Storying their way into, through and out of teaching: Early career teachers' transition from initial teacher education into the workforce

Year: 2013

Author: Ho, Pauline, Doecke, Brenton, Allard, Andrea, Kostogriz, Alex

Type of paper: Abstract refereed


Improving the quality of teachers and teaching is a central goal of many educational systems. Given the increasingly complex teacher education landscape,  more needs to be known about the particularities of effective programs and how teachers integrate their knowledge in skillful ways to shape successful teaching over time (Darling-Hammond, 2010; Barber and Mourshed, 2007; OECD, 2005). This project is timely given the current context of educational reforms in Australia, as shown by the strong national interest in teacher policy issues over the past decade. Currently, the national research base is dominated by small-scale, disparate and point-in-time studies of early career teachers' experiences in Australia. This project involves in-depth interviews with early career teachers at key points in their first few years of teaching.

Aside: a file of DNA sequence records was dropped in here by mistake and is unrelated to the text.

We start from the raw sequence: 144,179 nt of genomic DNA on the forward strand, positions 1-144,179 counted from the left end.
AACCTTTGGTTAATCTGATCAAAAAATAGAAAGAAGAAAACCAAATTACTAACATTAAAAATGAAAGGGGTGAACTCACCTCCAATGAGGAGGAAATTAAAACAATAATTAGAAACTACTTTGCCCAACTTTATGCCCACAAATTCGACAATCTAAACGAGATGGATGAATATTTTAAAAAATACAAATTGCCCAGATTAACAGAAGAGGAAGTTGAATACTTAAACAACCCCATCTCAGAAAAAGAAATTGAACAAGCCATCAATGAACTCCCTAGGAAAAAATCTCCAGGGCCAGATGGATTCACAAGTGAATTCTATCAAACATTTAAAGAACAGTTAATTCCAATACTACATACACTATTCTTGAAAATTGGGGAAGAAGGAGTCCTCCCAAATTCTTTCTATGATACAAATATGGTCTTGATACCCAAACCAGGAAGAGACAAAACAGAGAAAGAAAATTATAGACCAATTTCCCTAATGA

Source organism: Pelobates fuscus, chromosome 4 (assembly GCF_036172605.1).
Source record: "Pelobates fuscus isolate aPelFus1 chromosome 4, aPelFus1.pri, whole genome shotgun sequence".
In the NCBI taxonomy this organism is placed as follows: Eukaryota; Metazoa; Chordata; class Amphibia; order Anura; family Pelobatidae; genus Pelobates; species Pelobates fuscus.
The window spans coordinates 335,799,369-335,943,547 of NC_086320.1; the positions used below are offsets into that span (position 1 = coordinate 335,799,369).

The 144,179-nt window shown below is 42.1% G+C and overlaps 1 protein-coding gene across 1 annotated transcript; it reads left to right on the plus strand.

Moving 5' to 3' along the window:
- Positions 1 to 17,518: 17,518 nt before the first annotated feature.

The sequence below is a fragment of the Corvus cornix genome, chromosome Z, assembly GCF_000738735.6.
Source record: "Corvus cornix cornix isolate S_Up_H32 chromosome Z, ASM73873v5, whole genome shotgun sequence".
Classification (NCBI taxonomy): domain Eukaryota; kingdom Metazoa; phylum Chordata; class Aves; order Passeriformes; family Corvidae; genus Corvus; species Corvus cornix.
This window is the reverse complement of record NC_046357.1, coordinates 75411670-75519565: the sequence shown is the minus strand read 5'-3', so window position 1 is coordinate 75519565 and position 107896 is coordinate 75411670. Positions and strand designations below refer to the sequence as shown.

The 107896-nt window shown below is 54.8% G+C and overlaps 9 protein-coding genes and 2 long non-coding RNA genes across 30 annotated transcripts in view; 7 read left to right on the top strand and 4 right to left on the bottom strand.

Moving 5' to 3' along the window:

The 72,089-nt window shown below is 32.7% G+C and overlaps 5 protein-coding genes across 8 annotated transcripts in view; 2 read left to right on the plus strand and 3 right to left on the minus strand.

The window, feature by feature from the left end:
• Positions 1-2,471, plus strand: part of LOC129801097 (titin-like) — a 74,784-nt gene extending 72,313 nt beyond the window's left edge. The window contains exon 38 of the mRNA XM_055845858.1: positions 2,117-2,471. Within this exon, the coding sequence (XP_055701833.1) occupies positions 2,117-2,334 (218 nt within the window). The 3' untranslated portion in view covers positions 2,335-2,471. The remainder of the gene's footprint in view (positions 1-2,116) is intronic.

This paper discusses the partial findings from the Studying the Effectiveness of Teacher Education (SETE) project. The goal of the teacher interviews is to gain a ‘big picture' of teachers' early career experiences in Australia - to better understand their perceptions, over time, on their career progression, and the relevance and effectiveness of their teacher education programs.
The narratives reveal transitional complexities of ‘learning to teach' across professional spaces between universities and schools; challenges of employability and related to this, the challenges of and for professional learning in diverse classrooms. This research raises implications for the professional readiness and career retention of early career teachers and discusses directions and priorities in addressing these issues in teacher education.